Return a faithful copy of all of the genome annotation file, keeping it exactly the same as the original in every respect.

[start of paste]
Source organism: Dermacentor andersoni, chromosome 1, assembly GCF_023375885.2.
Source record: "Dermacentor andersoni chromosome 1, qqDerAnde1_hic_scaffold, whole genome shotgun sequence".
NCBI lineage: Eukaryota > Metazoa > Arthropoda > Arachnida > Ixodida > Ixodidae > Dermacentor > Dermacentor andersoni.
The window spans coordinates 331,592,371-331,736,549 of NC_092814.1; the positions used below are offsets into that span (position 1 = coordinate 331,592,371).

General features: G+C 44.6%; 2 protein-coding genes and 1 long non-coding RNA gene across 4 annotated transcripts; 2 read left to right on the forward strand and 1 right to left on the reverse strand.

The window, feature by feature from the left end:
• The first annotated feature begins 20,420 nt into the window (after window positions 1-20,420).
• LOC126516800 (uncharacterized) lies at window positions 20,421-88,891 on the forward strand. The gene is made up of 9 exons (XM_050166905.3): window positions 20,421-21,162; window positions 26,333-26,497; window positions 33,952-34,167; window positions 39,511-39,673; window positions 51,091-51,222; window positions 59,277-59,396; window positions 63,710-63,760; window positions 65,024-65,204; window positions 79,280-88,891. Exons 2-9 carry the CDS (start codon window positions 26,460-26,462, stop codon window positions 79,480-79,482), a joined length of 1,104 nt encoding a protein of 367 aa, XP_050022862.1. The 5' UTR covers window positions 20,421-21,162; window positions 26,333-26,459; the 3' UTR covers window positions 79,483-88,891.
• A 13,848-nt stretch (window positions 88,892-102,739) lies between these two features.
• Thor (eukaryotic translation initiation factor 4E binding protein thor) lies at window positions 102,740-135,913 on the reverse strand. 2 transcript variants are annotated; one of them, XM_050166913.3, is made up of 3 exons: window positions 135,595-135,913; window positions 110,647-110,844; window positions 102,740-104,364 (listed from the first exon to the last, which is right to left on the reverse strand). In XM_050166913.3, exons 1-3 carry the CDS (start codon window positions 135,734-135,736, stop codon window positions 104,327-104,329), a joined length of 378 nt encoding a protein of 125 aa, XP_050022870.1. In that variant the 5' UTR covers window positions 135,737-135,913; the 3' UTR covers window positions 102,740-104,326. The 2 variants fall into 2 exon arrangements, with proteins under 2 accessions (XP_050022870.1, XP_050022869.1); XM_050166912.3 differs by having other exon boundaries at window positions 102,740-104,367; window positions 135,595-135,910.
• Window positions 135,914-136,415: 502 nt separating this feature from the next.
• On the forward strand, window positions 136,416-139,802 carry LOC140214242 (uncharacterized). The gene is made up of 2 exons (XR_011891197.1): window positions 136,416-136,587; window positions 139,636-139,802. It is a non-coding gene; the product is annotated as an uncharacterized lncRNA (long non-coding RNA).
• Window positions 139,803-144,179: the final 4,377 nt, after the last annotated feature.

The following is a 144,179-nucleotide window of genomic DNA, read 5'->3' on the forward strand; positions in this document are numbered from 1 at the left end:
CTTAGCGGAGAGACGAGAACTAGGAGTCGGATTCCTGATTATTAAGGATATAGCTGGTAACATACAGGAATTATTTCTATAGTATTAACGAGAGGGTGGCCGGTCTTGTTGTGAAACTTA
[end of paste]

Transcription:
Source organism: Dermacentor andersoni, chromosome 1, assembly GCF_023375885.2.
Source record: "Dermacentor andersoni chromosome 1, qqDerAnde1_hic_scaffold, whole genome shotgun sequence".
NCBI lineage: Eukaryota > Metazoa > Arthropoda > Arachnida > Ixodida > Ixodidae > Dermacentor > Dermacentor andersoni.
The window spans coordinates 331,592,371-331,736,549 of NC_092814.1; the positions used below are offsets into that span (position 1 = coordinate 331,592,371).

General features: G+C 44.6%; 2 protein-coding genes and 1 long non-coding RNA gene across 4 annotated transcripts; 2 read left to right on the forward strand and 1 right to left on the reverse strand.

The window, feature by feature from the left end:
• The first annotated feature begins 20,420 nt into the window (after window positions 1-20,420).
• LOC126516800 (uncharacterized) lies at window positions 20,421-88,891 on the forward strand. The gene is made up of 9 exons (XM_050166905.3): window positions 20,421-21,162; window positions 26,333-26,497; window positions 33,952-34,167; window positions 39,511-39,673; window positions 51,091-51,222; window positions 59,277-59,396; window positions 63,710-63,760; window positions 65,024-65,204; window positions 79,280-88,891. Exons 2-9 carry the CDS (start codon window positions 26,460-26,462, stop codon window positions 79,480-79,482), a joined length of 1,104 nt encoding a protein of 367 aa, XP_050022862.1. The 5' UTR covers window positions 20,421-21,162; window positions 26,333-26,459; the 3' UTR covers window positions 79,483-88,891.
• A 13,848-nt stretch (window positions 88,892-102,739) lies between these two features.
• Thor (eukaryotic translation initiation factor 4E binding protein thor) lies at window positions 102,740-135,913 on the reverse strand. 2 transcript variants are annotated; one of them, XM_050166913.3, is made up of 3 exons: window positions 135,595-135,913; window positions 110,647-110,844; window positions 102,740-104,364 (listed from the first exon to the last, which is right to left on the reverse strand). In XM_050166913.3, exons 1-3 carry the CDS (start codon window positions 135,734-135,736, stop codon window positions 104,327-104,329), a joined length of 378 nt encoding a protein of 125 aa, XP_050022870.1. In that variant the 5' UTR covers window positions 135,737-135,913; the 3' UTR covers window positions 102,740-104,326. The 2 variants fall into 2 exon arrangements, with proteins under 2 accessions (XP_050022870.1, XP_050022869.1); XM_050166912.3 differs by having other exon boundaries at window positions 102,740-104,367; window positions 135,595-135,910.
• Window positions 135,914-136,415: 502 nt separating this feature from the next.
• On the forward strand, window positions 136,416-139,802 carry LOC140214242 (uncharacterized). The gene is made up of 2 exons (XR_011891197.1): window positions 136,416-136,587; window positions 139,636-139,802. It is a non-coding gene; the product is annotated as an uncharacterized lncRNA (long non-coding RNA).
• Window positions 139,803-144,179: the final 4,377 nt, after the last annotated feature.

The following is a 144,179-nucleotide window of genomic DNA, read 5'->3' on the forward strand; positions in this document are numbered from 1 at the left end:
CTTAGCGGAGAGACGAGAACTAGGAGTCGGATTCCTGATTATTAAGGATATAGCTGGTAACATACAGGAATTATTTCTATAGTATTAACGAGAGGGTGGCCGGTCTTGTTGTGAAACTTA